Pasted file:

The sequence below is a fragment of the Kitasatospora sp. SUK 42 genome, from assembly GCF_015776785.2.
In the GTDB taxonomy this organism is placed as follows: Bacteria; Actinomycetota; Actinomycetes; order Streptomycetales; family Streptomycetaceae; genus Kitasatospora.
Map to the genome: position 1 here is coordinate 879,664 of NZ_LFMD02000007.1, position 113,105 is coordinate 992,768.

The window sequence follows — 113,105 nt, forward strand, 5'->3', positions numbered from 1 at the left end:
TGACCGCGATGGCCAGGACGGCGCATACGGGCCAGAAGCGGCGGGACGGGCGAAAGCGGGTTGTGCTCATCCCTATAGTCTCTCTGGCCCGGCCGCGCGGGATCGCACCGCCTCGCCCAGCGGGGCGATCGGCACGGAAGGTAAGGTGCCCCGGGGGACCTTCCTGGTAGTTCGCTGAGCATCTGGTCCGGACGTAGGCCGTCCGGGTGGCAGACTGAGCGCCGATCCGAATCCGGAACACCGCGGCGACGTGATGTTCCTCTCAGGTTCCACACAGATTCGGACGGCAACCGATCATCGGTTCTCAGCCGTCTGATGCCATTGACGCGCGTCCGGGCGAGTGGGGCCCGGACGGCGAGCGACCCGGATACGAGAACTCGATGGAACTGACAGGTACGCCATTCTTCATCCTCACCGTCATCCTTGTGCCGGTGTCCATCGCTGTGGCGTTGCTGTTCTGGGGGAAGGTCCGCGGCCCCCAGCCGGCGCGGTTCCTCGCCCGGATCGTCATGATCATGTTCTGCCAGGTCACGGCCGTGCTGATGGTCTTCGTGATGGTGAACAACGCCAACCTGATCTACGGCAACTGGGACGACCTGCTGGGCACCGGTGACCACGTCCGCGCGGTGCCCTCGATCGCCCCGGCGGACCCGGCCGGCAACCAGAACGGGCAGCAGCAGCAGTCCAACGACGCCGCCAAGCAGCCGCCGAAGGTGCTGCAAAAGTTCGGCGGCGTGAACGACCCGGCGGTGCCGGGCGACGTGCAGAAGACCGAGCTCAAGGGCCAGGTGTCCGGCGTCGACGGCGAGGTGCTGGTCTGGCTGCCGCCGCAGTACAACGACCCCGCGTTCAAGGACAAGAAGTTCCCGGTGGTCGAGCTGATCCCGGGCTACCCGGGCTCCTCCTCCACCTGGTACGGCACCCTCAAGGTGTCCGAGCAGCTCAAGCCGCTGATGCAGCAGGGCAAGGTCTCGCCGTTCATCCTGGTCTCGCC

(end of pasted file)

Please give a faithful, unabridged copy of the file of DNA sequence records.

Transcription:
The sequence below is a fragment of the Kitasatospora sp. SUK 42 genome, from assembly GCF_015776785.2.
In the GTDB taxonomy this organism is placed as follows: Bacteria; Actinomycetota; Actinomycetes; order Streptomycetales; family Streptomycetaceae; genus Kitasatospora.
Map to the genome: position 1 here is coordinate 879,664 of NZ_LFMD02000007.1, position 113,105 is coordinate 992,768.

The window sequence follows — 113,105 nt, forward strand, 5'->3', positions numbered from 1 at the left end:
TGACCGCGATGGCCAGGACGGCGCATACGGGCCAGAAGCGGCGGGACGGGCGAAAGCGGGTTGTGCTCATCCCTATAGTCTCTCTGGCCCGGCCGCGCGGGATCGCACCGCCTCGCCCAGCGGGGCGATCGGCACGGAAGGTAAGGTGCCCCGGGGGACCTTCCTGGTAGTTCGCTGAGCATCTGGTCCGGACGTAGGCCGTCCGGGTGGCAGACTGAGCGCCGATCCGAATCCGGAACACCGCGGCGACGTGATGTTCCTCTCAGGTTCCACACAGATTCGGACGGCAACCGATCATCGGTTCTCAGCCGTCTGATGCCATTGACGCGCGTCCGGGCGAGTGGGGCCCGGACGGCGAGCGACCCGGATACGAGAACTCGATGGAACTGACAGGTACGCCATTCTTCATCCTCACCGTCATCCTTGTGCCGGTGTCCATCGCTGTGGCGTTGCTGTTCTGGGGGAAGGTCCGCGGCCCCCAGCCGGCGCGGTTCCTCGCCCGGATCGTCATGATCATGTTCTGCCAGGTCACGGCCGTGCTGATGGTCTTCGTGATGGTGAACAACGCCAACCTGATCTACGGCAACTGGGACGACCTGCTGGGCACCGGTGACCACGTCCGCGCGGTGCCCTCGATCGCCCCGGCGGACCCGGCCGGCAACCAGAACGGGCAGCAGCAGCAGTCCAACGACGCCGCCAAGCAGCCGCCGAAGGTGCTGCAAAAGTTCGGCGGCGTGAACGACCCGGCGGTGCCGGGCGACGTGCAGAAGACCGAGCTCAAGGGCCAGGTGTCCGGCGTCGACGGCGAGGTGCTGGTCTGGCTGCCGCCGCAGTACAACGACCCCGCGTTCAAGGACAAGAAGTTCCCGGTGGTCGAGCTGATCCCGGGCTACCCGGGCTCCTCCTCCACCTGGTACGGCACCCTCAAGGTGTCCGAGCAGCTCAAGCCGCTGATGCAGCAGGGCAAGGTCTCGCCGTTCATCCTGGTCTCGCC